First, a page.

Staten Island Waste Transfer Station Does Dirty Work Of Mayor's Trash Plan
The city's daily 12,000 tons of trash and recyclables take an interesting and smelly journey, and NY1's Courtney Gross went to Staten Island to see where it all goes.
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Department of Sanitation workers Pete Tucciarelli and Michael Kruszka have been partners for four years.
"I am worried about what people throw out. It's somebody's garbage. I'm worried about what's in these bags right now," said Tucciarelli.
The job may be thankless, but it is crucial.
"The quicker we can get it off the streets, in my opinion, the safer it is for the people," said Kruszka.
Roll call starts at 530 a.m., and then the two rumble down the streets of Staten Island, picking up anything left behind, including a couch.
The trash collectors play an essential role in making sure the mayor's solid waste plan, first approved in 2006, goes off without a hitch.
It all ends up at the borough's transfer station, the first up and running under the mayor's plan. There will eventually be four more, equally distributed throughout the city, to make sure every borough is dealing with its own trash.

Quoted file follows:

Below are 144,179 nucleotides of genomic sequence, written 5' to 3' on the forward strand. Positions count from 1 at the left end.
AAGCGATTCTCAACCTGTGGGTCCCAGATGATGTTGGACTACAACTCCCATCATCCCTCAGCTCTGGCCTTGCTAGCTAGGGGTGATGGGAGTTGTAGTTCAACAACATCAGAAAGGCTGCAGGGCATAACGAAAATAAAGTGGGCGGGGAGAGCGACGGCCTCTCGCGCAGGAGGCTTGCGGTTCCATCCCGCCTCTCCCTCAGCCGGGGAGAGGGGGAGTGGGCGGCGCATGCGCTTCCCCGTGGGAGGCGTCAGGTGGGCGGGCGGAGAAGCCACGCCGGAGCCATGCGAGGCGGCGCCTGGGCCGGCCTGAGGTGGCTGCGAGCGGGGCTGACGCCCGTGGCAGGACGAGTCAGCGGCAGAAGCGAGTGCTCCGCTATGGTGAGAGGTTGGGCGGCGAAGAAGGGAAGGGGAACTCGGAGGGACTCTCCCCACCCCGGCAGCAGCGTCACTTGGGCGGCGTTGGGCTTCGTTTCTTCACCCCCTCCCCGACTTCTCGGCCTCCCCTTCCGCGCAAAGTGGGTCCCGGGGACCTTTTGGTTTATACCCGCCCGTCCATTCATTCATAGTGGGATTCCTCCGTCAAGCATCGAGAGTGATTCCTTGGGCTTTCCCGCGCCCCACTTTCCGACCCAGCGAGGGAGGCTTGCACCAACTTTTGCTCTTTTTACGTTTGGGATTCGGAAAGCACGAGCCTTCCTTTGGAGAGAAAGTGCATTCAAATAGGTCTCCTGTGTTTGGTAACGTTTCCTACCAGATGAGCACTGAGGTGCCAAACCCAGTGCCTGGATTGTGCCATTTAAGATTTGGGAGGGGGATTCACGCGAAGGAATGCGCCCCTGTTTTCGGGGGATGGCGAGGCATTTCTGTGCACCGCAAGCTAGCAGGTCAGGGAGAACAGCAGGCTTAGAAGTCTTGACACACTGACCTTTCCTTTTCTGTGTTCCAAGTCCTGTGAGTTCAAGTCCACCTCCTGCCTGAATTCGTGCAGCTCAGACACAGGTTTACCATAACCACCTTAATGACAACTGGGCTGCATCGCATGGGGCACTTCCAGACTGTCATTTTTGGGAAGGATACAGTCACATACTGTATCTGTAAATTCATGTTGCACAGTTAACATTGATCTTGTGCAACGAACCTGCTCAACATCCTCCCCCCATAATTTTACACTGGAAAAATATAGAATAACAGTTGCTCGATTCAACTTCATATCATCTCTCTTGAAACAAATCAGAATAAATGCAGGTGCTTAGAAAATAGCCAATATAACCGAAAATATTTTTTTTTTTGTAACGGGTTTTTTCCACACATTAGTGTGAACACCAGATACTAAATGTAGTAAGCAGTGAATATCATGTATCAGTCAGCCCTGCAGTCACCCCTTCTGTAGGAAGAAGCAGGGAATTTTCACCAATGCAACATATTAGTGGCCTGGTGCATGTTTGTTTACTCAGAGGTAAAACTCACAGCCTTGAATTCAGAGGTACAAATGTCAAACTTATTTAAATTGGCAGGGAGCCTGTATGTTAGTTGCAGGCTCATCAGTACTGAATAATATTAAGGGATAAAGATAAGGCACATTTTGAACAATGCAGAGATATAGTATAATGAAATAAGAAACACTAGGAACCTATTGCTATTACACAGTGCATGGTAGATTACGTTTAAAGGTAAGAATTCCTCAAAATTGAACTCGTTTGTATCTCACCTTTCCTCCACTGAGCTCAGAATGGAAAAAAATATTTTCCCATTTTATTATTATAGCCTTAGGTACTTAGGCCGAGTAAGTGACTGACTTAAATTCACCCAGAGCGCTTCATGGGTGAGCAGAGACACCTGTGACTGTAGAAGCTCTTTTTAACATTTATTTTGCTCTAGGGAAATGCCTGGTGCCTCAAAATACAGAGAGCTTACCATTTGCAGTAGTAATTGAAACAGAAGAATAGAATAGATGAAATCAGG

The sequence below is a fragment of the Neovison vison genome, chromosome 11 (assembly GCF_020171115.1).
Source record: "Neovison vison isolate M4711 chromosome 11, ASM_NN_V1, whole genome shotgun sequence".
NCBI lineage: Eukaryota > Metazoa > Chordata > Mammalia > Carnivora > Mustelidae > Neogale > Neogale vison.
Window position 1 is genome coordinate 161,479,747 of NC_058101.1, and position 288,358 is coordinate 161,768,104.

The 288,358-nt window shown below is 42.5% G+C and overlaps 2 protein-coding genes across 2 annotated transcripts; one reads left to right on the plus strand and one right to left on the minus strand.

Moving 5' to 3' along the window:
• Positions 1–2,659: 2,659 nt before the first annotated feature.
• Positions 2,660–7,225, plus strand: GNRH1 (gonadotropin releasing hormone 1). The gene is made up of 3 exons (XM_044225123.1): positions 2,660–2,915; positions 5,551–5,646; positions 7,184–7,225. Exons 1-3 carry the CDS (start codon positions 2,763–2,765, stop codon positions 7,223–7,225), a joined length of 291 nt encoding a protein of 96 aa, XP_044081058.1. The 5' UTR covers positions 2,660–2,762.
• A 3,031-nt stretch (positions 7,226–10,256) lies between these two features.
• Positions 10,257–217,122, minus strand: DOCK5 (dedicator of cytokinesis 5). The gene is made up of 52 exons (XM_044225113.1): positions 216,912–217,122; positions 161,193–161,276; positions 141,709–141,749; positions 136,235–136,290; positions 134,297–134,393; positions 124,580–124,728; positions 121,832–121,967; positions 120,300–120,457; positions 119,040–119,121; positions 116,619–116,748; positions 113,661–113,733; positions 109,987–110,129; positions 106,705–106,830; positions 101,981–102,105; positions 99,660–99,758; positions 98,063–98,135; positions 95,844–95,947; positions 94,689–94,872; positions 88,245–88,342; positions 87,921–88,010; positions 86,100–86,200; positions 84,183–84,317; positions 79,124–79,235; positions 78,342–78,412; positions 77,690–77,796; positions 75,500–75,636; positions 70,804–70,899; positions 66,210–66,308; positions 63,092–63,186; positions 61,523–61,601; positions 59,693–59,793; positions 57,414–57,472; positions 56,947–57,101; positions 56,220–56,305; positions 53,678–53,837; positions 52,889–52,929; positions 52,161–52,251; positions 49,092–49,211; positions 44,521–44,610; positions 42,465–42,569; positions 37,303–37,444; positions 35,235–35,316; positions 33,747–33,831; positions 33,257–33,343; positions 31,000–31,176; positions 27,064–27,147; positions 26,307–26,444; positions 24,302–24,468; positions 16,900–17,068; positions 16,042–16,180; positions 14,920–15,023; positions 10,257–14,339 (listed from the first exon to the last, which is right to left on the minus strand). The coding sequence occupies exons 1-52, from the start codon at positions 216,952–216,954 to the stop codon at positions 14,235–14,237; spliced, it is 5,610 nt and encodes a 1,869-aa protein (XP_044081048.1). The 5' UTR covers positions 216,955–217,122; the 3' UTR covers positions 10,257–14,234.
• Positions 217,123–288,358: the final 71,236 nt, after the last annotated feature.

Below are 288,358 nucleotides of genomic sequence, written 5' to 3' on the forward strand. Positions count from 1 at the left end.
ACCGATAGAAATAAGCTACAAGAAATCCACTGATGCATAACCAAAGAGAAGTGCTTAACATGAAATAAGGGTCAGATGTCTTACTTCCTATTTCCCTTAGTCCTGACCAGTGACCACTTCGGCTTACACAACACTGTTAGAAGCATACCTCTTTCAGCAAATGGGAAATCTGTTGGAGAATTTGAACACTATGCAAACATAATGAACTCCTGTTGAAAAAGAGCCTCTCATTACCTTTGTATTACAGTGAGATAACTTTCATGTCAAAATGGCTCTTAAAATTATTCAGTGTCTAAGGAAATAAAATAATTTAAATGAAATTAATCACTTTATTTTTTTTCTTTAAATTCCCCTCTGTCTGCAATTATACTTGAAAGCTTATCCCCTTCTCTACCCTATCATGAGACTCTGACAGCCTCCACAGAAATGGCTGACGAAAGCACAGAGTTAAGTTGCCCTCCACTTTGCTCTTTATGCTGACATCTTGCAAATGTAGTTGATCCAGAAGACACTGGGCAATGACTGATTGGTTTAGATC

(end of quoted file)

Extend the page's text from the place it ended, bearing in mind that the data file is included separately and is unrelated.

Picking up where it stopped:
A crucial goal of Bloomberg's trash plan is making sure neighborhoods that had borne the trash burden saw relief, and that trash was transported to out-of-state landfills on trains or barges, instead of diesel-spewing trucks.
"Everything in Staten Island is now being done by rail," said Keith Mellis of the Department of Sanitation.
The plan has hit some snags, as the construction of other transfer stations, like one on the Upper East Side, have been delayed due to lawsuits or construction setbacks.
Advocates remain hopeful it will be fully implemented.
"People expected all the components to be in place by 2012 and now we're a couple years off schedule. Those of us who have been fighting for this for 15-20 years, we have the long view," said Eddie Bautista of the New York City Environmental Justice Alliance.
Back on Staten Island, Tuesday's trash was crammed in a 19-ton shipping container, put on a rail car and sent to a landfill at a cost that has climbed at least 50 percent since 2000, thanks to sparse landfill space.
Staten Islanders are grateful that landfill is not on the borough. Instead, it is in South Carolina.